Transportation Secretary Pete Buttigieg and the White House are pointing fingers at everyone but themselves as they defend the Biden administration's handling of the toxic train derailment in East Palestine, Ohio.
Buttigieg visited East Palestine on Thursday amid blistering criticism of his absenteeism in the three weeks since a train derailed and "basically nuked" the town with toxic chemicals. Speaking to reporters near the crash site, Buttigieg blamed Congress, the Trump administration, rail industry lobbyists, and the train's operator, Norfolk Southern, for the crash. Buttigieg also blamed his partners at the National Transportation Safety Board for his delayed response in publicly addressing the crisis.
He then closed the press conference with an impassioned plea to his critics to stop playing politics with the disaster.
"The country should be wrapping their arms around the people of East Palestine, not as a political football, not as an ideological flashpoint, not as a gotcha moment," said Buttigieg, who didn't mention the crisis during 23 media interviews he conducted in the 10 days after the derailment, according to Politico.
The East Palestine train derailment is the latest disaster to unfold on Buttigieg's watch. The beleaguered transportation secretary was on paid child leave and "mostly offline" during the 2021 supply chain crisis. He also presided over the airline industry as tens of thousands of flights were canceled, stranding passengers during the 2022 holidays. Buttigieg's track record has led critics to question whether it was prudent of Biden to appoint the small-town mayor with presidential aspirations to lead the transportation department.
READ MORE: Is the Trump Administration To Blame for the Ohio Train Derailment?
Buttigieg conceded Thursday that he should have spoken sooner about the crisis in East Palestine, but he said he was just following the norm set by his predecessors by letting the National Transportation Safety Board (NTSB), the independent federal agency responsible for investigating civil transportation accidents, take the lead on the matter.
"What I tried to do is balance two things—my desire to be involved and engaged and on the ground, which is how I am generally wired to act, and my desire to follow the norm of transportation secretaries, allowing NTSB to really lead the initial stages of the public-facing work," Buttigieg said.
The NTSB on Thursday issued a preliminary report that found an overheated wheel bearing caused the derailment. NTSB chairwoman Jennifer Homendy, a Biden appointee, said the train was already in the process of braking when it derailed.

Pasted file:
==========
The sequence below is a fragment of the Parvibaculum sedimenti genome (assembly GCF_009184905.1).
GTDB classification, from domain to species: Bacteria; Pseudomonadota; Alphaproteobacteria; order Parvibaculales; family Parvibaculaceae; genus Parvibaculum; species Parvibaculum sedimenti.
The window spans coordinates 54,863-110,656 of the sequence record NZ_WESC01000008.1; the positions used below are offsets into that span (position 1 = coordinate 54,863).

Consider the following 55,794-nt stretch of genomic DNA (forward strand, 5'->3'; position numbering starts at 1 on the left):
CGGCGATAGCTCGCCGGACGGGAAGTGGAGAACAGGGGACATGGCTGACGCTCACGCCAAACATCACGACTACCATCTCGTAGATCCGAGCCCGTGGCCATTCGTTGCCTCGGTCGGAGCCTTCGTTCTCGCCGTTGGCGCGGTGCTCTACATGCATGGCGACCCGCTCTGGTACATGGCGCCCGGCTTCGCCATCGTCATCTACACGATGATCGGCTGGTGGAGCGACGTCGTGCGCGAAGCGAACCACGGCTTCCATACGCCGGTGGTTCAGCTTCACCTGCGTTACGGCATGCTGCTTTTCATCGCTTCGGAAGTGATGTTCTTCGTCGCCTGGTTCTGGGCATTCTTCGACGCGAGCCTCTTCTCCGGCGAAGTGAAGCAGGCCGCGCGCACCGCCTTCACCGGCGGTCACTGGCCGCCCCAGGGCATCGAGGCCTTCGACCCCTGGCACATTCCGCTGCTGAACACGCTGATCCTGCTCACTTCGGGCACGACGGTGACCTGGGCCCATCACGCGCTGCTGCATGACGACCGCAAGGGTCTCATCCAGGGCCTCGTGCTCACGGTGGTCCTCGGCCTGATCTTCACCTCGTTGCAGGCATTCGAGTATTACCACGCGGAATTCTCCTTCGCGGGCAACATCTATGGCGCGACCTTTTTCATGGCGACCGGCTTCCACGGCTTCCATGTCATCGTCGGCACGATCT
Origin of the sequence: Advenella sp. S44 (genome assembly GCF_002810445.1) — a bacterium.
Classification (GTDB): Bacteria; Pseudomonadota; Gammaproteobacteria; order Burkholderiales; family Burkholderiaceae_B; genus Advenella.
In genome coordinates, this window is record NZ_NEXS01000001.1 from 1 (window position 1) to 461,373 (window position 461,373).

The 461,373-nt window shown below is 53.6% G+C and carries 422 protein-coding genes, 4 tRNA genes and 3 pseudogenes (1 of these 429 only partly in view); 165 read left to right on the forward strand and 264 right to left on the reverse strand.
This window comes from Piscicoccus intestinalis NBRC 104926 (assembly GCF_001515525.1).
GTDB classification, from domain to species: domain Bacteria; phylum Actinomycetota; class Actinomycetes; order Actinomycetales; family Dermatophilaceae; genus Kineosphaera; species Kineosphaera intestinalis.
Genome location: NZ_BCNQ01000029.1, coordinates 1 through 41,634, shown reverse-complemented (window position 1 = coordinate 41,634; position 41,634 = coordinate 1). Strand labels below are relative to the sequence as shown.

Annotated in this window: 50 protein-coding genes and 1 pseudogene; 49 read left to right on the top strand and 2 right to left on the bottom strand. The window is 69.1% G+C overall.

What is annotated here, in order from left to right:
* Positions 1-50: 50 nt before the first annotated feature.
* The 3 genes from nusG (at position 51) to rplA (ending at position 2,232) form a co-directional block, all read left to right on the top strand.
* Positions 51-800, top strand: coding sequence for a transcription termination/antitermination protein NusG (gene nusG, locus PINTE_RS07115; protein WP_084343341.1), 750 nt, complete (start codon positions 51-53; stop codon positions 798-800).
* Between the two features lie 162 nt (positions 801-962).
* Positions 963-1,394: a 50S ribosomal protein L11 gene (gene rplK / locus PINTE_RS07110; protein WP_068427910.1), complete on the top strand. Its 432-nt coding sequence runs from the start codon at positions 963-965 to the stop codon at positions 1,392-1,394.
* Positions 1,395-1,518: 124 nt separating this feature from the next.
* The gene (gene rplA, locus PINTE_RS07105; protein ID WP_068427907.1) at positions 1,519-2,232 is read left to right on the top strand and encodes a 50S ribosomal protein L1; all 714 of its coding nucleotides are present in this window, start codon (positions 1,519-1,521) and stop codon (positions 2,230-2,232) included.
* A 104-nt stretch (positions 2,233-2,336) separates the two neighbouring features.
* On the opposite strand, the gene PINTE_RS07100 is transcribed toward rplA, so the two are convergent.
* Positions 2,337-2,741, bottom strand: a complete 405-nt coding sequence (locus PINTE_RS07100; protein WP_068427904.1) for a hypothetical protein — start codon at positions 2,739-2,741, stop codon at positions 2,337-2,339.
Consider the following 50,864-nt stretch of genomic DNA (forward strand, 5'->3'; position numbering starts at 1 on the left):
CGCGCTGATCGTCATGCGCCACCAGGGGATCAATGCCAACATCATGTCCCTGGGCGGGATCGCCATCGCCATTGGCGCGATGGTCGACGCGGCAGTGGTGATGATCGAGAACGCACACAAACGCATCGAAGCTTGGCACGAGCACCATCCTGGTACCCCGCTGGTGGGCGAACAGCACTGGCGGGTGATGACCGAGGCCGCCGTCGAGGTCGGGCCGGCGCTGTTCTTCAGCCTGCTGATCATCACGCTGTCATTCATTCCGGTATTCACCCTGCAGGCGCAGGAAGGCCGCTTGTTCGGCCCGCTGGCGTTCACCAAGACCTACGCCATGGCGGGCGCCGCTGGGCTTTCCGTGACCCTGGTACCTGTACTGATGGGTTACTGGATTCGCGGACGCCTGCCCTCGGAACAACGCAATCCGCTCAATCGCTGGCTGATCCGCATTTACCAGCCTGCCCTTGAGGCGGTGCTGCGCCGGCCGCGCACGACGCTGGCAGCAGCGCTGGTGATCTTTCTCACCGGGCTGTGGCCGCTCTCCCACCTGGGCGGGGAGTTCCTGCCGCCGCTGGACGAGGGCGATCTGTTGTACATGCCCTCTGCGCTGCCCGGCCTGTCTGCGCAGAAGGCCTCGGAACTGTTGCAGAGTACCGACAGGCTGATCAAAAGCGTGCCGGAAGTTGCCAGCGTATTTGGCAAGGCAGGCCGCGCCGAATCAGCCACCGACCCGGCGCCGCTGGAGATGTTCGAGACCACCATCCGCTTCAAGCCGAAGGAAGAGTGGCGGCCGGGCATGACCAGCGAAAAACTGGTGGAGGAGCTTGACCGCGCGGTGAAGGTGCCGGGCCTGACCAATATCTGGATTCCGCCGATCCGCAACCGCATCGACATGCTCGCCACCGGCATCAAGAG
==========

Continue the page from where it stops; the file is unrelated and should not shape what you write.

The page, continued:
Still, Buttigieg insisted on blaming the Trump administration and rail lobbyists for scrapping rules that would have required new electric braking technology on trains carrying large quantities of hazardous materials.
"This is their entire business model," Buttigieg said at Thursday's press conference. "In the last few years, they have gone into a business model that is about cutting and cutting and cutting and cutting. And what has happened is it's a concern from a safety perspective."
The rule in question, which the Biden administration has thus far failed to reinstate, would not have applied to the derailed train. Homendy warned on Feb. 16 that anyone seeking to connect the derailment to the regulation is guilty of "spreading misinformation."
The White House has taken Buttigieg's argument a step further and demanded that Republicans apologize to East Palestine residents for "selling them out to rail industry lobbyists" by scrapping the braking rule.
Buttigieg has also mischaracterized an October 2021 letter signed by Sen. Marco Rubio (R., Fla.) that questioned why the Federal Railroad Administration was allowing automated track inspection procedures to expire. Rubio called for Buttigieg to be fired for wrongfully characterizing the letter, which called for more track inspections, as a call for deregulation.
"He is an incompetent who is focused solely on his fantasies about his political future & needs to be fired," Rubio said Tuesday.
White House press secretary Karine Jean-Pierre defended Buttigieg on Thursday, saying the attacks against the transportation secretary are "pure politics."
In private, some Democrats say that Environmental Protection Agency administrator Michael Regan should be the one facing the music in the aftermath of the chemical spill.
"There's a plume, and there's a chemical spill. If anyone should have been there right away, it's Regan," an unnamed senior Democrat told Politico. "But he's not a political target. And so what's happened here is they've picked a political target. And they've just beaten that drum as often as they can, despite facts."
Published under: Biden Administration , Department of Transportation , EPA , Ohio , Pete Buttigieg , Railroads , Regulation